I’m tempted to treat ambushers who successfully evade notice as a hazard and give them 1 action tied to a trigger—a held action in other words. Or in other other words, a surprise round.

I’m really hoping some clarification comes soon. It seems like a really odd oversight in the rules. Like Ograx, I like to run new games RAW at first before I start house ruling.

By RAW if the sneaker beats the PCs perception DC (10+perception modifier) they start of hidden even if the PCs perception roll for initiative is higher. So you can have a situation where the PCs rolled high and know that someone/something is there but had their perception DC beaten and don't know exactly where.


Pathfinder Roleplaying Game Superscriber
Quote:
By RAW if the sneaker beats the PCs perception DC (10+perception modifier) they start of hidden even if the PCs perception roll for initiative is higher. So you can have a situation where the PCs rolled high and know that someone/something is there but had their perception DC beaten and don't know exactly where.

Thanks. That makes sense, but I just don’t like the mechanic because the PCs get so many chances to discover their attackers. Also, they’d be Unnoticed, right, not Hidden. If I understand the distinction correctly, Unnoticed is “something is in the trees,” while Hidden is “something is behind THAT tree.”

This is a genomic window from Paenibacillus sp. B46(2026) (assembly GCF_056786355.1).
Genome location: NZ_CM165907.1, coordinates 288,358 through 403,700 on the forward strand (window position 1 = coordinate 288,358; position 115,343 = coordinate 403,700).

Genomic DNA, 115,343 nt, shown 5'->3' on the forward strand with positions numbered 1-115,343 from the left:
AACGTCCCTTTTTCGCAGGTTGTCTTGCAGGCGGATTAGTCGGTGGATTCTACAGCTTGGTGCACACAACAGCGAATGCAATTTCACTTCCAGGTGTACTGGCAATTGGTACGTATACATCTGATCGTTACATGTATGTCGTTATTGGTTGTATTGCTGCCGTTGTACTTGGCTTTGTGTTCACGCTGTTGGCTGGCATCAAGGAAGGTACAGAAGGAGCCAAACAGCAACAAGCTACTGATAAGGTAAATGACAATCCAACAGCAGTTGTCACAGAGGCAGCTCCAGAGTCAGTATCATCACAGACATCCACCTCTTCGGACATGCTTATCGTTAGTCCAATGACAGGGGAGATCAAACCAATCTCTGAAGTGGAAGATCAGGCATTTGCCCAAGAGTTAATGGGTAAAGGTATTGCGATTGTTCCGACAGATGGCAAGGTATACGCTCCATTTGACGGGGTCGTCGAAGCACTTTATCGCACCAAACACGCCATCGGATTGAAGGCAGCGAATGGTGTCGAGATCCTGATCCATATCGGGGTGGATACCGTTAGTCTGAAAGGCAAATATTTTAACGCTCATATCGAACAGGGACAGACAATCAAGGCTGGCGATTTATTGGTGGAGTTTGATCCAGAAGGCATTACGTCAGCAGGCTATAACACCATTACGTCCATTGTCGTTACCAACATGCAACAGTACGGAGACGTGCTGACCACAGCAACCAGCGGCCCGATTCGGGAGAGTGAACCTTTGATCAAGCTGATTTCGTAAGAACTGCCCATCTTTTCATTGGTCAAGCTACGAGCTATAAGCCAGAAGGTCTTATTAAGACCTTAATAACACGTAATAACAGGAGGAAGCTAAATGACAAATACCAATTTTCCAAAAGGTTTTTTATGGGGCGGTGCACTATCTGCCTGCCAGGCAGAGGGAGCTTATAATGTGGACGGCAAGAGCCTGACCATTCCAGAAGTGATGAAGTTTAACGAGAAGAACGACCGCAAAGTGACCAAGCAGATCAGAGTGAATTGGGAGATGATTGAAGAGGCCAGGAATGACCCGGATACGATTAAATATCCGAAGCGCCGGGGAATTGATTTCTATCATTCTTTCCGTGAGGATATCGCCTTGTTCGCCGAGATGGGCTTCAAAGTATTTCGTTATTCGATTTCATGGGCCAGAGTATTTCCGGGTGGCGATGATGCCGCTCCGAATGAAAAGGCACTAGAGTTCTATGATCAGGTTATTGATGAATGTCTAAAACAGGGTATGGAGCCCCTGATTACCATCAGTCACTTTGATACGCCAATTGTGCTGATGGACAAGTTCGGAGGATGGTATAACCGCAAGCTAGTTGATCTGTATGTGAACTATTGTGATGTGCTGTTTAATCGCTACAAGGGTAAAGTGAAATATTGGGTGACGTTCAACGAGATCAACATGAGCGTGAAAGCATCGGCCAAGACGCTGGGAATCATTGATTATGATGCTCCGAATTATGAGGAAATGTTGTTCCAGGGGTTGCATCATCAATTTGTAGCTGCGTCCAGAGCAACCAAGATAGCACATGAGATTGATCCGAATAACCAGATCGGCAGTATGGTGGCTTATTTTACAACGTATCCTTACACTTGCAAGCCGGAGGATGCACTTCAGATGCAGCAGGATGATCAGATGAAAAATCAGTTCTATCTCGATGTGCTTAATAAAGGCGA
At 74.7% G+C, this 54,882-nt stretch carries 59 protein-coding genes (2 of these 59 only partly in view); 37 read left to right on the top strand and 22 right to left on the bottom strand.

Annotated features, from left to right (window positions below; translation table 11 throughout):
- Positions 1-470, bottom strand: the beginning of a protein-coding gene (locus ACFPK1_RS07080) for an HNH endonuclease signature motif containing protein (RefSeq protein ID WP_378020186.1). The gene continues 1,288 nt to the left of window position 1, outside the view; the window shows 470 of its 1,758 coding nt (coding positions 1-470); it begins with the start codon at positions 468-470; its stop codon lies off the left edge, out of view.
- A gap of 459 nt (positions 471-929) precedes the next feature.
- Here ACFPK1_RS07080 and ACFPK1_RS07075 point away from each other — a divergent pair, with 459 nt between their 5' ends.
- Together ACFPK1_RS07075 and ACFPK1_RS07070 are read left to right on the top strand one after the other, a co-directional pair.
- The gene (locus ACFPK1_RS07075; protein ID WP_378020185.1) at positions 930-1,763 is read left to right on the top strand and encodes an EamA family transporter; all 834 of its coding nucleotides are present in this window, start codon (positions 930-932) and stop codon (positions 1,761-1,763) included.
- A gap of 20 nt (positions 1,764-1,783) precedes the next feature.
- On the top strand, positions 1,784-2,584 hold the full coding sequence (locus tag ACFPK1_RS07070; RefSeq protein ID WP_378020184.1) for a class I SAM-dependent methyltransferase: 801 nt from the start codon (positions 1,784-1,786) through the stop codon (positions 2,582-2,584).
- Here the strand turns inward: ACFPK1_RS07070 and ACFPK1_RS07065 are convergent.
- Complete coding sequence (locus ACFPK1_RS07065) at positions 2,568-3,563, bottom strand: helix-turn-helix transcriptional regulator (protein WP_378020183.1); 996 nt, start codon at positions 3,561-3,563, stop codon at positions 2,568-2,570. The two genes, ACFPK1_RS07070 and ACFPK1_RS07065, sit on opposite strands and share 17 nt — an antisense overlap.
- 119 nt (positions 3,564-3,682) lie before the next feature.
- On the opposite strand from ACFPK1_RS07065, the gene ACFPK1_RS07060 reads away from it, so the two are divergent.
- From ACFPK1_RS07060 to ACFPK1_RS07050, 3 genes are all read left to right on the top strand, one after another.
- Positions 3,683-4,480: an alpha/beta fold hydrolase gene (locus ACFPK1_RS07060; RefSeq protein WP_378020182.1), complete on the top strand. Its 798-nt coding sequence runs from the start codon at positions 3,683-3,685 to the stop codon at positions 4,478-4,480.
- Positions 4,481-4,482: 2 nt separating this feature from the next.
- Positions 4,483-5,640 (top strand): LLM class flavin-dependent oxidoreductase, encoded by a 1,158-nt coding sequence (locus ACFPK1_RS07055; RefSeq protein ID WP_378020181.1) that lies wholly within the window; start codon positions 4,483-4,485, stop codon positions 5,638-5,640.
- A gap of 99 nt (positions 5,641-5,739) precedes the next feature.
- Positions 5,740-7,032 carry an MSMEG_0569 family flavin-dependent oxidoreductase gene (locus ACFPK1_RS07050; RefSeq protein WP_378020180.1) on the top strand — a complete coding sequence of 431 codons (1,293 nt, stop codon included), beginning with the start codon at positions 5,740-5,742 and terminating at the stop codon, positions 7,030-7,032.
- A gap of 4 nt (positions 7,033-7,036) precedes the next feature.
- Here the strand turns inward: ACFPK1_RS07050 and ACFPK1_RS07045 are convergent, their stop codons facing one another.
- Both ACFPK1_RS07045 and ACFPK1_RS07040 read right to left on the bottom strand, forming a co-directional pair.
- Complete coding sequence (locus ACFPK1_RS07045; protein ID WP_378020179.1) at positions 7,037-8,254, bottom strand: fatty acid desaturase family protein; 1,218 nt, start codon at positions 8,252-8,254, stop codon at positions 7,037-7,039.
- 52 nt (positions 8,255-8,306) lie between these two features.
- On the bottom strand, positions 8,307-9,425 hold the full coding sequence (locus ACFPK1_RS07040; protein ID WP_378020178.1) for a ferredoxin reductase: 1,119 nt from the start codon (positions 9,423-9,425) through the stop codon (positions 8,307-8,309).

Even if the goblins beat the PCs’ Perception DC, as soon as we go into combat, all the PCs who beat the goblin’s initiative will get up to 3 chances to Seek. If any of those rolls succeed against the goblin’s Stealth DC, the PC yells the location of their ambushers to their allies and the goblins go from being Undetected to simply Hidden which allows them to be targeted.

I suppose a RAW fix would be to give the goblins a Circumstantial Bonus of +4 to their Stealth DC. Right?


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JamesMaster wrote:
Quote:
By RAW if the sneaker beats the PCs perception DC (10+perception modifier) they start of hidden even if the PCs perception roll for initiative is higher. So you can have a situation where the PCs rolled high and know that someone/something is there but had their perception DC beaten and don't know exactly where.
Thanks. That makes sense, but I just don’t like the mechanic because the PCs get so many chances to discover their attackers. Also, they’d be Unnoticed, right, not Hidden. If I understand the distinction correctly, Unnoticed is “something is in the trees,” while Hidden is “something is behind THAT tree.”

Actually, what you're describing is Undetected. Unnoticed is "I have no reason to suspect anyone is nearby and am going about my day as normal."

I'd say that if a PC wins initiative but the goblins beat their Perception DC, treating the goblins as undetected might be the way to go, if only because the players will have a hard time not assuming there is a threat if you tell them to roll initiative and ask them what they want to do with 3 actions. So I'd probably tell the player "You have a feeling you're being watched. What do you do on your turn?" And roll from there.

Quote:
Even if the goblins beat the PCs’ Perception DC, as soon as we go into combat, all the PCs who beat the goblin’s initiative will get up to 3 chances to Seek. If any of those rolls succeed against the goblin’s Stealth DC, the PC yells the location of their ambushers to their allies and the goblins go from being Undetected to simply Hidden which allows them to be targeted.

I think you're miss-evaluating a few things, especially with how they compare to PF1. First off, remember that PCs previously got a Perception check to see if they got an action during the surprise round. If they won initiative they wouldn't even be flat-footed during the surprise round. Then combat proceeded as normal.